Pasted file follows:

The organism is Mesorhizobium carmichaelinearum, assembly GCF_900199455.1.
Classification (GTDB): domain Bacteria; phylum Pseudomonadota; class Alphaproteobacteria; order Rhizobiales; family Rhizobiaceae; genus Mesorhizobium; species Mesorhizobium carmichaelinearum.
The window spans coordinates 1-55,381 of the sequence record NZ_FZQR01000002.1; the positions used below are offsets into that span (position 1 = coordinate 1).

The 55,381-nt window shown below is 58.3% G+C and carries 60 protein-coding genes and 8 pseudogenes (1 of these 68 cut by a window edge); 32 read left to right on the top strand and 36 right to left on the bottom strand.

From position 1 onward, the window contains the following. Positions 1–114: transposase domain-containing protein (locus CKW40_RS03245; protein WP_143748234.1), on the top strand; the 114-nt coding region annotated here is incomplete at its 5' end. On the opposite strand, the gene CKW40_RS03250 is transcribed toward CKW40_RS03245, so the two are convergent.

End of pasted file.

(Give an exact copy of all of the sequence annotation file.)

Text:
The organism is Mesorhizobium carmichaelinearum, assembly GCF_900199455.1.
Classification (GTDB): domain Bacteria; phylum Pseudomonadota; class Alphaproteobacteria; order Rhizobiales; family Rhizobiaceae; genus Mesorhizobium; species Mesorhizobium carmichaelinearum.
The window spans coordinates 1-55,381 of the sequence record NZ_FZQR01000002.1; the positions used below are offsets into that span (position 1 = coordinate 1).

The 55,381-nt window shown below is 58.3% G+C and carries 60 protein-coding genes and 8 pseudogenes (1 of these 68 cut by a window edge); 32 read left to right on the top strand and 36 right to left on the bottom strand.

From position 1 onward, the window contains the following. Positions 1–114: transposase domain-containing protein (locus CKW40_RS03245; protein WP_143748234.1), on the top strand; the 114-nt coding region annotated here is incomplete at its 5' end. On the opposite strand, the gene CKW40_RS03250 is transcribed toward CKW40_RS03245, so the two are convergent.